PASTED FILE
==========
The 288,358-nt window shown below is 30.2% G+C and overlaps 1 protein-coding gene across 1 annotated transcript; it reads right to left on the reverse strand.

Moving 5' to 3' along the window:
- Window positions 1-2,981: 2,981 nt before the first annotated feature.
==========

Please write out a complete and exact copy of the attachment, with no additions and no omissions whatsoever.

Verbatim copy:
The 288,358-nt window shown below is 30.2% G+C and overlaps 1 protein-coding gene across 1 annotated transcript; it reads right to left on the reverse strand.

Moving 5' to 3' along the window:
- Window positions 1-2,981: 2,981 nt before the first annotated feature.